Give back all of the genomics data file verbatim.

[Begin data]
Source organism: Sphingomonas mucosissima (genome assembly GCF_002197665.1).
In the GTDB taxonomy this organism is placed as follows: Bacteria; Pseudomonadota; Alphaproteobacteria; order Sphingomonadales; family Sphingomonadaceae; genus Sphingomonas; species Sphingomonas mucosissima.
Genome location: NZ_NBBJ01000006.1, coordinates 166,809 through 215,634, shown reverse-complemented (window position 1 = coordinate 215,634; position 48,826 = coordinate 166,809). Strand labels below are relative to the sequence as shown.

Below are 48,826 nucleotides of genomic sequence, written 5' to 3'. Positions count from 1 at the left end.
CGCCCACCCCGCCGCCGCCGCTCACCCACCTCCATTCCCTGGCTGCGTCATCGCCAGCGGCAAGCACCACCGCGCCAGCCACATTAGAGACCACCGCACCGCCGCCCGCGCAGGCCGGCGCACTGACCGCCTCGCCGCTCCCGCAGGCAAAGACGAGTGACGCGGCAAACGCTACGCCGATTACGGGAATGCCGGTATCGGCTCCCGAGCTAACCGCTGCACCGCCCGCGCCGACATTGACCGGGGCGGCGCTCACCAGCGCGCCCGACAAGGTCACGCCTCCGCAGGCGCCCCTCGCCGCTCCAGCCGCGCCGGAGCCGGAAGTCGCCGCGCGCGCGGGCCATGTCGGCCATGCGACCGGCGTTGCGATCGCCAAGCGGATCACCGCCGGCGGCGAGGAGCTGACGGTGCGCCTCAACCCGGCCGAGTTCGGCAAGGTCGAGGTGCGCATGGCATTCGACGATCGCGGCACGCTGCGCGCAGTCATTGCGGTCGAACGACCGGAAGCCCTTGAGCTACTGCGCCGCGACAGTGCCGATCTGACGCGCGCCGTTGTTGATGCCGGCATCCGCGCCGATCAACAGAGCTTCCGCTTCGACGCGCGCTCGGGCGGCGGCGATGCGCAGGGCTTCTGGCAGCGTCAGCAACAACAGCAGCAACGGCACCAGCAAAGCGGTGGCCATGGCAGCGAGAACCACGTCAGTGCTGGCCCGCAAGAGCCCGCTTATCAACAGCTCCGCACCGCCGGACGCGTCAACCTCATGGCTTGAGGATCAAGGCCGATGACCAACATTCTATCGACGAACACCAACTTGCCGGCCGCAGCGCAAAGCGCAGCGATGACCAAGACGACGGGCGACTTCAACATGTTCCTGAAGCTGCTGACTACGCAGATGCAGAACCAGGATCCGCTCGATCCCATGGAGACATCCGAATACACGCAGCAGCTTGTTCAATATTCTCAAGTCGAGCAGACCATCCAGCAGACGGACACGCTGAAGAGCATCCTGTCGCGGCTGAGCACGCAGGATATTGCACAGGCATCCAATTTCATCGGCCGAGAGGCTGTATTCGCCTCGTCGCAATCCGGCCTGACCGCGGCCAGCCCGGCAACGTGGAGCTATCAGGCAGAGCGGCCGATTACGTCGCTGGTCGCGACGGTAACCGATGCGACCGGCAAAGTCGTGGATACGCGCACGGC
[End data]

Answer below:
Source organism: Sphingomonas mucosissima (genome assembly GCF_002197665.1).
In the GTDB taxonomy this organism is placed as follows: Bacteria; Pseudomonadota; Alphaproteobacteria; order Sphingomonadales; family Sphingomonadaceae; genus Sphingomonas; species Sphingomonas mucosissima.
Genome location: NZ_NBBJ01000006.1, coordinates 166,809 through 215,634, shown reverse-complemented (window position 1 = coordinate 215,634; position 48,826 = coordinate 166,809). Strand labels below are relative to the sequence as shown.

Below are 48,826 nucleotides of genomic sequence, written 5' to 3'. Positions count from 1 at the left end.
CGCCCACCCCGCCGCCGCCGCTCACCCACCTCCATTCCCTGGCTGCGTCATCGCCAGCGGCAAGCACCACCGCGCCAGCCACATTAGAGACCACCGCACCGCCGCCCGCGCAGGCCGGCGCACTGACCGCCTCGCCGCTCCCGCAGGCAAAGACGAGTGACGCGGCAAACGCTACGCCGATTACGGGAATGCCGGTATCGGCTCCCGAGCTAACCGCTGCACCGCCCGCGCCGACATTGACCGGGGCGGCGCTCACCAGCGCGCCCGACAAGGTCACGCCTCCGCAGGCGCCCCTCGCCGCTCCAGCCGCGCCGGAGCCGGAAGTCGCCGCGCGCGCGGGCCATGTCGGCCATGCGACCGGCGTTGCGATCGCCAAGCGGATCACCGCCGGCGGCGAGGAGCTGACGGTGCGCCTCAACCCGGCCGAGTTCGGCAAGGTCGAGGTGCGCATGGCATTCGACGATCGCGGCACGCTGCGCGCAGTCATTGCGGTCGAACGACCGGAAGCCCTTGAGCTACTGCGCCGCGACAGTGCCGATCTGACGCGCGCCGTTGTTGATGCCGGCATCCGCGCCGATCAACAGAGCTTCCGCTTCGACGCGCGCTCGGGCGGCGGCGATGCGCAGGGCTTCTGGCAGCGTCAGCAACAACAGCAGCAACGGCACCAGCAAAGCGGTGGCCATGGCAGCGAGAACCACGTCAGTGCTGGCCCGCAAGAGCCCGCTTATCAACAGCTCCGCACCGCCGGACGCGTCAACCTCATGGCTTGAGGATCAAGGCCGATGACCAACATTCTATCGACGAACACCAACTTGCCGGCCGCAGCGCAAAGCGCAGCGATGACCAAGACGACGGGCGACTTCAACATGTTCCTGAAGCTGCTGACTACGCAGATGCAGAACCAGGATCCGCTCGATCCCATGGAGACATCCGAATACACGCAGCAGCTTGTTCAATATTCTCAAGTCGAGCAGACCATCCAGCAGACGGACACGCTGAAGAGCATCCTGTCGCGGCTGAGCACGCAGGATATTGCACAGGCATCCAATTTCATCGGCCGAGAGGCTGTATTCGCCTCGTCGCAATCCGGCCTGACCGCGGCCAGCCCGGCAACGTGGAGCTATCAGGCAGAGCGGCCGATTACGTCGCTGGTCGCGACGGTAACCGATGCGACCGGCAAAGTCGTGGATACGCGCACGGC